Thursday, March 8, 2007

UN warns canada ...

Term 'visible minorities' may be discriminatory, UN body warns Canada
March 8, 2007 | CBC News

Canada should reconsider using the term "visible minorities" to define people facing discrimination, a United Nations anti-racism watchdog reports, suggesting the phrase itself is discriminatory.

The Committee on the Elimination of Racial Discrimination released a report Wednesday on how Canada is living up to an international treaty aimed at eliminating racism.

While Ottawa is praised for some initiatives — including the establishment of a number of committees to fight discrimination and the toughening up of legislation against hate crimes — a number of concerns are raised relating to other issues.

Among those is the use of the term "visible minorities," which the committee says "may not be in accordance with the aims and objectives of the Convention."

The convention is the International Convention on the Elimination of All Forms of Racial Discrimination, which says distinction based on race, colour, descent, or national or ethnic origin is discriminatory.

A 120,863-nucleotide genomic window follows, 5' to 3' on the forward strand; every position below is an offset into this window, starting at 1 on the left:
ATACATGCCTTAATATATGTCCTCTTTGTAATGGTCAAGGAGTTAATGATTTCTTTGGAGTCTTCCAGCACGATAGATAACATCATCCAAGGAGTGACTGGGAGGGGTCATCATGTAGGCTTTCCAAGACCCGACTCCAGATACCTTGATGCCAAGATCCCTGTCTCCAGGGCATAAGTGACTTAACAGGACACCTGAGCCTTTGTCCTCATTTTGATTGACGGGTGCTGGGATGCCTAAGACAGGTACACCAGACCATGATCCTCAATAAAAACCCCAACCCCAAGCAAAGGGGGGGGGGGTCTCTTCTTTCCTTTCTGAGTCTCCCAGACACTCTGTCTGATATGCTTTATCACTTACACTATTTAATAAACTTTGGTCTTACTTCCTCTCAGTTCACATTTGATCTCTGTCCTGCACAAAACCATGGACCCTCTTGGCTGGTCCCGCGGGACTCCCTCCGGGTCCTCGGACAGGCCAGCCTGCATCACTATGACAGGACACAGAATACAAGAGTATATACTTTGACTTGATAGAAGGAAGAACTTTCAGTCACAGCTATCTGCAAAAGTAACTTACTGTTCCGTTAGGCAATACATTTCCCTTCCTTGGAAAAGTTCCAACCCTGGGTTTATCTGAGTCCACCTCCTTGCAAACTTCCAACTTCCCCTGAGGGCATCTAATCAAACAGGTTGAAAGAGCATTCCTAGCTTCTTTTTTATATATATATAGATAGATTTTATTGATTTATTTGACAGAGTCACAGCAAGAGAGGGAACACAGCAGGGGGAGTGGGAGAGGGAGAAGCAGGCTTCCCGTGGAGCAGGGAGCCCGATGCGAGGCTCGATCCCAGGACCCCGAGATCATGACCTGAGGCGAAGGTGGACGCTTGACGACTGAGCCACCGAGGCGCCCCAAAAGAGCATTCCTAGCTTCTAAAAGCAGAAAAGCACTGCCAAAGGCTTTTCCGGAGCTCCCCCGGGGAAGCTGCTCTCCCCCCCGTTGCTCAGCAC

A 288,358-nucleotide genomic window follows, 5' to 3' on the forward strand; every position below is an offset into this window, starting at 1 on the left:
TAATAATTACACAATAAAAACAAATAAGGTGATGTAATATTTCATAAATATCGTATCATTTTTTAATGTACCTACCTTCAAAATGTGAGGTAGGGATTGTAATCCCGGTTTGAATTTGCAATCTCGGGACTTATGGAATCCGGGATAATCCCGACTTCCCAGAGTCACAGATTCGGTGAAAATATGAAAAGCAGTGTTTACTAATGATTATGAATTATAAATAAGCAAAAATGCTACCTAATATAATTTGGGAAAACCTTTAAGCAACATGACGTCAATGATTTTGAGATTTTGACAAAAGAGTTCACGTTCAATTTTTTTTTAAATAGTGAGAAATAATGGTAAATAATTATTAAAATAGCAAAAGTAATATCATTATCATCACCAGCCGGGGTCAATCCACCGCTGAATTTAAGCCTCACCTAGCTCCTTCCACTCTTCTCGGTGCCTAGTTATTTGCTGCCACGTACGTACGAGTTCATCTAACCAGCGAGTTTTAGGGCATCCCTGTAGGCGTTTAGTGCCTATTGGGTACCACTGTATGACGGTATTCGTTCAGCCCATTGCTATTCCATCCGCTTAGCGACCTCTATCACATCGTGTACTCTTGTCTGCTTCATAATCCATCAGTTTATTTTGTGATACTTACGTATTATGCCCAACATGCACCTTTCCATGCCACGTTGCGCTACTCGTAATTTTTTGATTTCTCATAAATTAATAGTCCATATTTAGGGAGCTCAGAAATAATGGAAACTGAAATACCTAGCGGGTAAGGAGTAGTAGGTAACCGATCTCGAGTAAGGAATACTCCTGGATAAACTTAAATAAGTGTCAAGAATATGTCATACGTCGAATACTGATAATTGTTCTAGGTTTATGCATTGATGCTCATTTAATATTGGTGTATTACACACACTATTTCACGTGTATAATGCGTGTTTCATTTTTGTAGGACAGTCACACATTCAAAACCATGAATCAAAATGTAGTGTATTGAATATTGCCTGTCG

It calls on Canada to "reflect further" on the use of the term visible minorities.

The 16-member group also expresses concerns over the heightened risks of discrimination resulting from increased national security measures, including the Anti-Terrorism Act and the use of security certificates.

Canada should continue to review its national security measures, the report says, and undertake "sensitization campaigns" to protect people from being labeled as terrorists.

Canada is also taken to task for not making sufficient progress in tackling discrimination against aboriginals, who they say continue to face discrimination in employment and are under-represented in public offices and government positions.

The report also accuses the police of using a disproportionate amount of force against African-Canadians and says that there is a disproportionately high rate of incarceration of aboriginals.

Canada should consider alternatives to prison wherever possible for aboriginals because of the negative impact caused by separating them from their community, the report recommends.

As well, the committee raises concerns over Canada's treatment of undocumented migrants and stateless persons whose asylum applications have been rejected. It calls on the government to provide both groups with access to social security, health care and education.